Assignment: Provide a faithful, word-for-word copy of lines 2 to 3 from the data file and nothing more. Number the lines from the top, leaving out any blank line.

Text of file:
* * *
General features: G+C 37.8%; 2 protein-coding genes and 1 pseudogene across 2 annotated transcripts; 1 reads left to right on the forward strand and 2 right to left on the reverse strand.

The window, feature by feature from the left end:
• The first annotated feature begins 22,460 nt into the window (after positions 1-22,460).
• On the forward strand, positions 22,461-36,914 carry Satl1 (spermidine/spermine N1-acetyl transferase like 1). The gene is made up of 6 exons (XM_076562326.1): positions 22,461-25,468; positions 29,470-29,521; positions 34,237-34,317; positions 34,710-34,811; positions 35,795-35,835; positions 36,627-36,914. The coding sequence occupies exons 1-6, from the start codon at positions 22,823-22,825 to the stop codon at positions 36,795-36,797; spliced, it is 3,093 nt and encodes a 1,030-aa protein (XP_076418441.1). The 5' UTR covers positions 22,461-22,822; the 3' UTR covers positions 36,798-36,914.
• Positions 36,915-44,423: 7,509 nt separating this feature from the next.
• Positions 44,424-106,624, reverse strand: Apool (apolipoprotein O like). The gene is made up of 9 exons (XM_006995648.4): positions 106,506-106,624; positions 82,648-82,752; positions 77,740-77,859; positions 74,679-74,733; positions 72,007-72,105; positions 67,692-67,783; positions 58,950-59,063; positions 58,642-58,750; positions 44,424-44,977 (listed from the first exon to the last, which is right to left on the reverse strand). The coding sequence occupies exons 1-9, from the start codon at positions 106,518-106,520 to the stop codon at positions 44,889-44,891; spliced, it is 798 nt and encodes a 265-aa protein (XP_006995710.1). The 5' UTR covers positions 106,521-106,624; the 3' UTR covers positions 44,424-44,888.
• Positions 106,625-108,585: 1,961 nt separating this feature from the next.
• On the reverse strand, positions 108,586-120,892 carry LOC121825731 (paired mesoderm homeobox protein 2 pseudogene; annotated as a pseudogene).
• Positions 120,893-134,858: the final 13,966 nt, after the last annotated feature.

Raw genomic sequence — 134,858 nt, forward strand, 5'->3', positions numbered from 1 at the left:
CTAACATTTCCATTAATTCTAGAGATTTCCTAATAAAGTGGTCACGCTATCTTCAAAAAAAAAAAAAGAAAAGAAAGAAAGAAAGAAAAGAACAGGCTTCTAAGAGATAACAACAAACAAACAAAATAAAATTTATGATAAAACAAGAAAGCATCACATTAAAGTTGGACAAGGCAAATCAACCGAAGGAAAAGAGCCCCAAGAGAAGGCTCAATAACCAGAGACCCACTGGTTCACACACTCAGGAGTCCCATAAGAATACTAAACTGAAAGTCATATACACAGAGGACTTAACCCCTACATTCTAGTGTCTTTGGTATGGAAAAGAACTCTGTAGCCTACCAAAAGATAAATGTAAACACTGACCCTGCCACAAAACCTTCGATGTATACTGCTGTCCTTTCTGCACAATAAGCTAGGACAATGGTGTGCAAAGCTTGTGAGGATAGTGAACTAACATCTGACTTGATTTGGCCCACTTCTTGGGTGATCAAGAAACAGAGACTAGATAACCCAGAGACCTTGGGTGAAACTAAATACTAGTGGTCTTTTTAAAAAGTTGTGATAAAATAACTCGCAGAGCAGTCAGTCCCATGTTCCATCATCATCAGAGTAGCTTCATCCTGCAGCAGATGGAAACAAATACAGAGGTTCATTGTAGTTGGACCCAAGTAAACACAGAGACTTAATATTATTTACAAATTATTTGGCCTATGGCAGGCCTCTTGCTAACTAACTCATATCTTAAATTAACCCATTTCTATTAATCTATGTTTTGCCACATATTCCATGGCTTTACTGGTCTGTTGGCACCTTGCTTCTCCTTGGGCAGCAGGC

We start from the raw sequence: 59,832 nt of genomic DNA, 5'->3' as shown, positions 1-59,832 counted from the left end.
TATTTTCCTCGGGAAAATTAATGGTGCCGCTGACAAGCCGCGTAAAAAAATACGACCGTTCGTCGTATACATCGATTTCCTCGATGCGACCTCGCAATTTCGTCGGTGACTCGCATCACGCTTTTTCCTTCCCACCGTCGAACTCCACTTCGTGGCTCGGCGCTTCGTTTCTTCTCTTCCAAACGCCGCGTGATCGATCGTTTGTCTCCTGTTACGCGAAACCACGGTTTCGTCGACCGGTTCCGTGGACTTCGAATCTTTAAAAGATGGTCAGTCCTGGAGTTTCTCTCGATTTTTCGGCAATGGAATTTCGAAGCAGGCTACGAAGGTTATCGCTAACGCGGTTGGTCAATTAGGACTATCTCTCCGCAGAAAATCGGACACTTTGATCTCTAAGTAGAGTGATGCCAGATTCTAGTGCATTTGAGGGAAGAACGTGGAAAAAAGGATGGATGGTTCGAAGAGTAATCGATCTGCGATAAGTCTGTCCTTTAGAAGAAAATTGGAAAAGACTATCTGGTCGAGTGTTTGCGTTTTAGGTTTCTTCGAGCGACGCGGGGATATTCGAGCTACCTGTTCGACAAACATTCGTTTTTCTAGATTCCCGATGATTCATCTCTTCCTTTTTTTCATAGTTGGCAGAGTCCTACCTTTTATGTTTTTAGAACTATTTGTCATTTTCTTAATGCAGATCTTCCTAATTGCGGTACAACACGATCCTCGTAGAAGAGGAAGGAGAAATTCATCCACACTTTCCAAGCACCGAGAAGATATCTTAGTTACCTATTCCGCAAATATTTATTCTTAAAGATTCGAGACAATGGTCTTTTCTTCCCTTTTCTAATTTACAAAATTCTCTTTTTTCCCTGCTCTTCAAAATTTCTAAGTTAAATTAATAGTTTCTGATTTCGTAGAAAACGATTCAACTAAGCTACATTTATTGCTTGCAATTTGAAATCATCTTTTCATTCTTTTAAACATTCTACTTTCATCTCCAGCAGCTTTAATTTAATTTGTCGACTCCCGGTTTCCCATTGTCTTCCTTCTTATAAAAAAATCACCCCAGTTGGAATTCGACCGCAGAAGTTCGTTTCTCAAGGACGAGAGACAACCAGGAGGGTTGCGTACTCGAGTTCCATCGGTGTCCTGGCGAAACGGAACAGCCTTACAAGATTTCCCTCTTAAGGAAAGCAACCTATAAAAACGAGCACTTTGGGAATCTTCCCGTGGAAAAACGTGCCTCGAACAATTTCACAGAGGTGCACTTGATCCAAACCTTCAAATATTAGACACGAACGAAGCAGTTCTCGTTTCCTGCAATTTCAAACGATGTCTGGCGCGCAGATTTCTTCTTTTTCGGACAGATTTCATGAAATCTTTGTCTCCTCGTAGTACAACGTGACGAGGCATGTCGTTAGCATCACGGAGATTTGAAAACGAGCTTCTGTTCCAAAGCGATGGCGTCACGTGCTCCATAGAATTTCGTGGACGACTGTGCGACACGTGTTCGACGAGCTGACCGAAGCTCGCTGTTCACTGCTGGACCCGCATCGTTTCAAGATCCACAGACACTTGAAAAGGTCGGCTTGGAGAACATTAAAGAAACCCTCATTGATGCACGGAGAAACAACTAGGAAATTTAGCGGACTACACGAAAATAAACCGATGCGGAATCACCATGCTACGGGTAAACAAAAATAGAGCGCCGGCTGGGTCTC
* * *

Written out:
The window, feature by feature from the left end:
• The first annotated feature begins 22,460 nt into the window (after positions 1-22,460).